Preprints
https://doi.org/10.5194/amt-2021-14
https://doi.org/10.5194/amt-2021-14

  25 Jan 2021

25 Jan 2021

Review status: this preprint is currently under review for the journal AMT.

Meteor radar observations of polar mesospheric summer echoes over Svalbard

Joel P. Younger1,2, Iain M. Reid1,2, Chris L. Adami1, Chris M. Hall3, and Masaki Tsutsumi4 Joel P. Younger et al.
  • 1ATRAD Pty Ltd, 20 Phillips St, Thebarton, SA, 5031, Australia
  • 2School of Physical Sciences, University of Adelaide, Adelaide, SA, 5005, Australia
  • 3Tromsø Geophysical Observatory, UiT - The Arctic University of Norway, 9037, Tromsø, Norway
  • 4National Institute of Polar Research, 10-3, Midori-cho, Tachikawa-shi, Tokyo 190-8518, Japan

Abstract. A 31 MHz meteor radar located in Svalbard has been used to observe polar mesospheric echoes (PMSE) during summer 2020. Data from 19 July was selected for detailed analysis, with a focus on extracting additional information to characterize the atmosphere in the PMSE region. The use of an all-sky meteor radar adds an additional use to data collected for meteor observations and enables the detection of PMSE layers across a wide field of view. Comparison with data from a 53.5 MHz narrow-beam MST radar shows good agreement in the morphology of the layer as detected between the two systems. Doppler spectra of PMSE layers reveal fine structure, including regions of enhanced return that move across the radar's field of view. The relationship between range and Doppler shift of off-zenith portions of the layer enable the estimation of wind speeds with high temporal resolution during PMSE conditions. Trials demonstrate good agreement between wind speeds obtained from PMSE Doppler spectra and those calculated from specular meteor trail radial velocities. Combined with the antenna polar diagram of the radar, this same relationship was used to infer the aspect sensitivity of observed PMSE backscatter, yielding a mean backscatter angular width of 6.6 ± 2.8°. A comparison of underdense meteor radar echo decay times during and outside of PMSE conditions did not demonstrate a strong correlation between the presence of PMSE and shortened underdense meteor radar echo durations.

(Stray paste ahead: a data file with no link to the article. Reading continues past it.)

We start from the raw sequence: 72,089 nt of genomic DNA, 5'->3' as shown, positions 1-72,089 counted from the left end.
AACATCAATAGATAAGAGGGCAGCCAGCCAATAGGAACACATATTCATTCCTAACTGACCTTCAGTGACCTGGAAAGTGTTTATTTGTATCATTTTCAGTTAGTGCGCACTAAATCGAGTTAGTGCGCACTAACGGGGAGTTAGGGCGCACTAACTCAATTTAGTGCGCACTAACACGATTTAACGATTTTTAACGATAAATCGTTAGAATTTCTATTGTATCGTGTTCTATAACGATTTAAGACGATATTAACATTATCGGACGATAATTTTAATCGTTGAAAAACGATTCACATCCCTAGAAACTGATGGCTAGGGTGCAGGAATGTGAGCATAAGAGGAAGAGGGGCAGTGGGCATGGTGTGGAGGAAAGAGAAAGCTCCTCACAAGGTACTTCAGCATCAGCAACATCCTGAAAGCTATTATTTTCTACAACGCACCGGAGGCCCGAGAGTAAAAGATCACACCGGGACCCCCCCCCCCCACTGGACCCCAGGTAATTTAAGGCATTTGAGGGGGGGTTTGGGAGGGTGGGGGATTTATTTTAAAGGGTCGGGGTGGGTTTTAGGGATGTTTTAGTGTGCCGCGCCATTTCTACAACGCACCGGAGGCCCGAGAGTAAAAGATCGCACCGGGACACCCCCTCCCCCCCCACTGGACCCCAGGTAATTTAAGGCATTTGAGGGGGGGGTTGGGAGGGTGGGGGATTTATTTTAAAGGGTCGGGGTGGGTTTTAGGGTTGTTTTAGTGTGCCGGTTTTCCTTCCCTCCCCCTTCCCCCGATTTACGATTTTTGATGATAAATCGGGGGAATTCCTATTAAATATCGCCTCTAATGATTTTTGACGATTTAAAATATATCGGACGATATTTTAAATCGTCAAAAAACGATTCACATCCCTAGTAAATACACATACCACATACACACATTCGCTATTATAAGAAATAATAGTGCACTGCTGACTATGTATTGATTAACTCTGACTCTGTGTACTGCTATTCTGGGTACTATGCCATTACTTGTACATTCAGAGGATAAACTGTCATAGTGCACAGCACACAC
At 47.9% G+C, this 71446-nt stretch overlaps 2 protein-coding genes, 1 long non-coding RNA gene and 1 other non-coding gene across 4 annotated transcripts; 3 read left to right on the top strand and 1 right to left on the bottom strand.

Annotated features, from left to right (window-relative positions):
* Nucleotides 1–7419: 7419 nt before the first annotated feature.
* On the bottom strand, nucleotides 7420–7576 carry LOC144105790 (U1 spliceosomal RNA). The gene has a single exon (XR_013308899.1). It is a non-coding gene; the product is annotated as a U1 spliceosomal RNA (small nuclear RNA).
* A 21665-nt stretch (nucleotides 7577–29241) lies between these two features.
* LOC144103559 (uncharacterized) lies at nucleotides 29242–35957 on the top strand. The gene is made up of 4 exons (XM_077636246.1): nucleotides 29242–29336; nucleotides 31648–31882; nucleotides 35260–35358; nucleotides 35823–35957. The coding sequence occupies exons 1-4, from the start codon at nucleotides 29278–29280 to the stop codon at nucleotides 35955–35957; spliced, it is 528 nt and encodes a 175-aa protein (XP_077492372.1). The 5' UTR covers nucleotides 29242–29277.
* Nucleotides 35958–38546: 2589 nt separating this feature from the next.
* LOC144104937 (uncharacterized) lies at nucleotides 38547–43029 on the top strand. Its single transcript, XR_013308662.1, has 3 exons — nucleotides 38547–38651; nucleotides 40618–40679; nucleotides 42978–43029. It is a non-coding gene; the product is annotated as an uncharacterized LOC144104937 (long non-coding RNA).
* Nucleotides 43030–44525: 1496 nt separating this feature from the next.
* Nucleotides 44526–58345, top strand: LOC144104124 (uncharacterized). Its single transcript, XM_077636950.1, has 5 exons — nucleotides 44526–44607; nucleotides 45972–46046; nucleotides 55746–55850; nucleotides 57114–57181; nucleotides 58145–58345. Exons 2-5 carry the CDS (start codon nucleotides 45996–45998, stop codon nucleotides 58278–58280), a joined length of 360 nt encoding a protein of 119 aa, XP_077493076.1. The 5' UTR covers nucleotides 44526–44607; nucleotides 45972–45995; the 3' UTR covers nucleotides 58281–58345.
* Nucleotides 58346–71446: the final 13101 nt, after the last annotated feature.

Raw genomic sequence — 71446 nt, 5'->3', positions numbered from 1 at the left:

Joel P. Younger et al.

Status: open (until 22 Mar 2021)

Comment types: AC – author | RC – referee | CC – community | EC – editor | CEC – chief editor | : Report abuse
  • RC1: 'Comment on amt-2021-14', Anonymous Referee #1, 17 Feb 2021 reply

Joel P. Younger et al.

Joel P. Younger et al.

Viewed

Total article views: 215 (including HTML, PDF, and XML)
HTML PDF XML Total BibTeX EndNote
176 35 4 215 4 2
  • HTML: 176
  • PDF: 35
  • XML: 4
  • Total: 215
  • BibTeX: 4
  • EndNote: 2
Views and downloads (calculated since 25 Jan 2021)
Cumulative views and downloads (calculated since 25 Jan 2021)

Viewed (geographical distribution)

Total article views: 189 (including HTML, PDF, and XML) Thereof 189 with geography defined and 0 with unknown origin.
Country # Views %
  • 1
1
 
 
 
 
Latest update: 02 Mar 2021
Download
Short summary
A radar in Svalbard usually used to study meteor trails was used to observe a thin icy layer in the upper atmosphere. New methods used the layer to measure wind speed over short periods of time and found that the layer is most reflective within 6.6 ± 2.2° of vertical. Analysis of meteor trail radar echo durations found that the layer may shorten meteor trail echoes, but more data is needed. This study shows new uses for data collected by meteor radars for other purposes.